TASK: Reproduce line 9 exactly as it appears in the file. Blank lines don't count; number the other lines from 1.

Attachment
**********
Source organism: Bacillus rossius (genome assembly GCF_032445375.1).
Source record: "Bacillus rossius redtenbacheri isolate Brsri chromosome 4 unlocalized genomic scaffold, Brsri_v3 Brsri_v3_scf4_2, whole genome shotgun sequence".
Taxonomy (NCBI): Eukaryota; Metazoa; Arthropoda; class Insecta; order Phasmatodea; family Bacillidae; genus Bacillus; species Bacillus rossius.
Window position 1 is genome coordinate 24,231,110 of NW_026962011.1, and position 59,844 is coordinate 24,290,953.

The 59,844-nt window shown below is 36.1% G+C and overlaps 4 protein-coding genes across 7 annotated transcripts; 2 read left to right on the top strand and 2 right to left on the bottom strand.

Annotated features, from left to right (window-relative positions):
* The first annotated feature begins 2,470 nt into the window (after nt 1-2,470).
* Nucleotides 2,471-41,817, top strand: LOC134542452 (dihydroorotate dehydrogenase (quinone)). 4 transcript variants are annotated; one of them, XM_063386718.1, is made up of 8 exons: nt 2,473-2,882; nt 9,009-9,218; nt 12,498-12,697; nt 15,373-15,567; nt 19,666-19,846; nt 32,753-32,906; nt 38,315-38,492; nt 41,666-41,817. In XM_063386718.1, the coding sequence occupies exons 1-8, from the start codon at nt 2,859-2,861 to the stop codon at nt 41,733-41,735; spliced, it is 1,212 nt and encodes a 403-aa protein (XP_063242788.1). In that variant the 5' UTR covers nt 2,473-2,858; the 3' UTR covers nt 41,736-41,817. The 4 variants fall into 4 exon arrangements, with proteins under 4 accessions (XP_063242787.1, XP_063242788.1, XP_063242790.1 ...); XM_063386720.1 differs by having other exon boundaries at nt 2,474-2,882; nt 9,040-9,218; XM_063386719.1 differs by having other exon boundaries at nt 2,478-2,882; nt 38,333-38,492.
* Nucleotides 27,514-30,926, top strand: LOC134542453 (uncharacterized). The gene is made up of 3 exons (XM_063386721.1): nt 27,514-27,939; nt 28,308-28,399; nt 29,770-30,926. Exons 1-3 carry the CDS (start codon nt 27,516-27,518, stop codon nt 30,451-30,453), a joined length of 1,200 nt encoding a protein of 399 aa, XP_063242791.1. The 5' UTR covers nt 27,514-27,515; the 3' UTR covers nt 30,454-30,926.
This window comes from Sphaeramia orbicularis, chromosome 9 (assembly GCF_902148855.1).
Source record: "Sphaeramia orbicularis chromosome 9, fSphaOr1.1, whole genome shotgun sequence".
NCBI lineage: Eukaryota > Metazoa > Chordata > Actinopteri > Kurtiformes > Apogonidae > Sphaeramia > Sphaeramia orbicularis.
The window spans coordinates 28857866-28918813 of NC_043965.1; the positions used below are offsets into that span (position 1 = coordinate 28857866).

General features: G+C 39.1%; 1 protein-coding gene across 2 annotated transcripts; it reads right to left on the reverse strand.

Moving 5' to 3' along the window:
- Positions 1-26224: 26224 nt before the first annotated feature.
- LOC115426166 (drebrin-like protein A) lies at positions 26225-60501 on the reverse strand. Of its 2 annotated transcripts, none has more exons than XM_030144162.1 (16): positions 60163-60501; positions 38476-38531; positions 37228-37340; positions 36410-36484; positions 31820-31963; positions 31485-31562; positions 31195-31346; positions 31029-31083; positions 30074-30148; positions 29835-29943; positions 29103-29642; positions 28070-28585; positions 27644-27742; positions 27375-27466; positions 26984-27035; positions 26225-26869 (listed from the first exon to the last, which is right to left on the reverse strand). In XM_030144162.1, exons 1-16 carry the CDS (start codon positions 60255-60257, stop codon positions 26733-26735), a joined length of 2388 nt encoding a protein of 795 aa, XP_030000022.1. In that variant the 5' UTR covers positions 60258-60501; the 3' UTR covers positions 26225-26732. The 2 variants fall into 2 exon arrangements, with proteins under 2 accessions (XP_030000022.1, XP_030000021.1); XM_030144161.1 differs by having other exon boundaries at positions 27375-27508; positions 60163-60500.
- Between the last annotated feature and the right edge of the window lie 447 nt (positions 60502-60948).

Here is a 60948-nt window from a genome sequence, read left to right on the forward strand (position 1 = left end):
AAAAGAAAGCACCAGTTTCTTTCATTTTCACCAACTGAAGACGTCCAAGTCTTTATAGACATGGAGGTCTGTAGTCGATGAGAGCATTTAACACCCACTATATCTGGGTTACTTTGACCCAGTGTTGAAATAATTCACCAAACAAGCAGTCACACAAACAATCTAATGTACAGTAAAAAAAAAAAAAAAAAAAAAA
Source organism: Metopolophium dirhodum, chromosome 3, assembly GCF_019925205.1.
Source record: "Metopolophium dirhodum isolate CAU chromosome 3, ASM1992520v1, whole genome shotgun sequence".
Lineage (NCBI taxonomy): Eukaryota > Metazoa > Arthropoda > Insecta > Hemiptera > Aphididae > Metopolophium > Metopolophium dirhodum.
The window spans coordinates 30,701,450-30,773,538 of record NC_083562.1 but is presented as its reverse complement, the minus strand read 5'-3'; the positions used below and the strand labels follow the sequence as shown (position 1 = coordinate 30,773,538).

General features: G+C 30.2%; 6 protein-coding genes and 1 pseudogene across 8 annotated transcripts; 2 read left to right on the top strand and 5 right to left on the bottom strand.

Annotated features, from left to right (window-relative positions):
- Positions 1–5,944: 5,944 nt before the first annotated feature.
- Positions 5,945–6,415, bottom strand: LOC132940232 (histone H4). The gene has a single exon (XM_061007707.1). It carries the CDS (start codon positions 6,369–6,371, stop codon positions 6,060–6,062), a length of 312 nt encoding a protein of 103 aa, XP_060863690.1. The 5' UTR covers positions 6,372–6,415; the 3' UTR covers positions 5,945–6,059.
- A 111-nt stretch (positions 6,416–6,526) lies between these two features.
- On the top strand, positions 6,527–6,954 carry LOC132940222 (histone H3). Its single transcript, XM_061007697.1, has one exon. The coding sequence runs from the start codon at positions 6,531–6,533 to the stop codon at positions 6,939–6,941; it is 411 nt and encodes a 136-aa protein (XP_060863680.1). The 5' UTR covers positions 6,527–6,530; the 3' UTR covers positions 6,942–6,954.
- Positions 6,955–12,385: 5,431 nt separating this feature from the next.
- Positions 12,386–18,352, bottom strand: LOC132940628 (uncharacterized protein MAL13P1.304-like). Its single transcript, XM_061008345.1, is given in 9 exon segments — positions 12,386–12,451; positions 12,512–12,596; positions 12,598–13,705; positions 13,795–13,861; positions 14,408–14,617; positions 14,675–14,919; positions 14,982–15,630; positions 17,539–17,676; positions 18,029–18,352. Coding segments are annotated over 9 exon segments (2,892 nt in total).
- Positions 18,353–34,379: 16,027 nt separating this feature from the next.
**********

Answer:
* Nucleotides 27,514-30,926, top strand: LOC134542453 (uncharacterized). The gene is made up of 3 exons (XM_063386721.1): nt 27,514-27,939; nt 28,308-28,399; nt 29,770-30,926. Exons 1-3 carry the CDS (start codon nt 27,516-27,518, stop codon nt 30,451-30,453), a joined length of 1,200 nt encoding a protein of 399 aa, XP_063242791.1. The 5' UTR covers nt 27,514-27,515; the 3' UTR covers nt 30,454-30,926.